Main Macro Events This Week
U.S. imposition of steel and aluminum tariffs caused consternation and hand wringing for much of last week. But, news of an agreement to meet between the leaders of the U.S. and North Korea, possible carve-outs on the tariffs, and the a stellar U.S. jobs report helped revive global equities, even as bond yields resumed their rise too. Meanwhile the threat of another government shutdown could put a wrinkle into trading The continuing resolution passed in early February that kept the government open expires on March 23.
United States: The U.S. economic calendar will be slow to warm up, but will end the week with a crescendo. None of the reports will change the immediate Fed outlook, however, where a March hike is basically a done deal. The Treasury budget gap (Monday) set to widen to -$216 bln for February from the -$192 bln year-ago gap. The likely culprits are a pick up in refunds and a small decline in withheld receipts, in large part due to the tax law changes. CPI (Monday) could be the most important statistic of the week since it’s crucial to the FOMC’s rate trajectory. MBA mortgage market applications are due (Wednesday) with the average 30-year mortgage rate topping 4.65% — the highest level in over 4-years — refis may continue to ebb. PPI (Wednesday) is forecast sinking 0.1% in February. with core seen rising 0.2%. Retail sales (Wednesday) are seen returning a healthy 0.5% or 0.6% ex-auto after sluggishness around the turn of the year. January business inventories (Wednesday) are expected to rise 0.6% from 0.5%.
Data gears back up (Thursday) with Empire State seen rising to 16.0 in March vs 13.1, while the Philly Fed index may slide to 21.0 in March from 25.8 and initial jobless claims may mean revert 8k lower to 223k for the March-10 week. Import prices are projected (Thursday) to gain 0.1% in February, while export prices rise 0.3%, down from 0.8% and the NAHB housing market index is also seen rising to 73 in March from 72. The back end of the week winds down with February housing starts (Friday) forecast to shrink 5% to a 1.26 mln pace (median 1.29 mln) from 1.326 mln in January. Industrial production should rise 0.2% in February from -0.1% (Friday), while capacity use increases to 77.6% from 77.5%. Preliminary Michigan sentiment may top 100.0 for March from 99.7 previously.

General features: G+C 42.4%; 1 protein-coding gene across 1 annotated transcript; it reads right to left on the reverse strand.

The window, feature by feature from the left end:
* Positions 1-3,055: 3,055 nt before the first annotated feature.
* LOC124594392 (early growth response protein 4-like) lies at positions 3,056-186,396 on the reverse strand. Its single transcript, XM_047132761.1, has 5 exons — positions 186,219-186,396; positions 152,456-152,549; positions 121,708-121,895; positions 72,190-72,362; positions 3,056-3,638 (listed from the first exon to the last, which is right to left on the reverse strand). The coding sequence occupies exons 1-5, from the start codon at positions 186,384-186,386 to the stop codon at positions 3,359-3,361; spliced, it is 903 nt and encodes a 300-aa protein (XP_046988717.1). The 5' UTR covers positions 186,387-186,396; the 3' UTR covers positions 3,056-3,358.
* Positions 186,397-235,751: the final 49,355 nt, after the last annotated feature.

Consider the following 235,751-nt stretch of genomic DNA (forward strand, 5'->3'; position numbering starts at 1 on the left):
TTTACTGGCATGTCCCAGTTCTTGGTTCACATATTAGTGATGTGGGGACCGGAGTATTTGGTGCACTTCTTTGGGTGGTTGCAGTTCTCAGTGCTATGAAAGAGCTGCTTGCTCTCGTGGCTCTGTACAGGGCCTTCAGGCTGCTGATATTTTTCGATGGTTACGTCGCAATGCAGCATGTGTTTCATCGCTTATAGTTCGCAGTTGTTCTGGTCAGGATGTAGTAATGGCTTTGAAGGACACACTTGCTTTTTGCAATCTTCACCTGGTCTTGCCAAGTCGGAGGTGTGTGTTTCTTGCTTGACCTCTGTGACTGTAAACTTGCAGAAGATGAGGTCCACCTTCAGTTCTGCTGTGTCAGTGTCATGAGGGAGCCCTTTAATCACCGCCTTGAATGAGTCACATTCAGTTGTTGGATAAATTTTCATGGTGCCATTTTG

Canada: In Canada the data and events calendar shifts to the slow lane this week after the busy docket seen last week. Manufacturing shipments (Friday) are expected to fall 1.0% in January (m/m, sa) after the 0.3% dip in December. Q4 net worth (Thursday) will be closely watched, as the report contains the debt-to-disposable income ratio. The ratio saw a record high 171.1% in Q3, and could move even higher in Q4 to underpin the elevated degree of sensitivity household have to higher interest rates. The report should underpin the BoC’s go-slow approach to policy normalization. February existing home sales are due Thursday. The ADP jobs tally for February is also due Thursday. The Teranet/National Bank HPI for February is scheduled for Wednesday. International securities transactions for January are out Friday.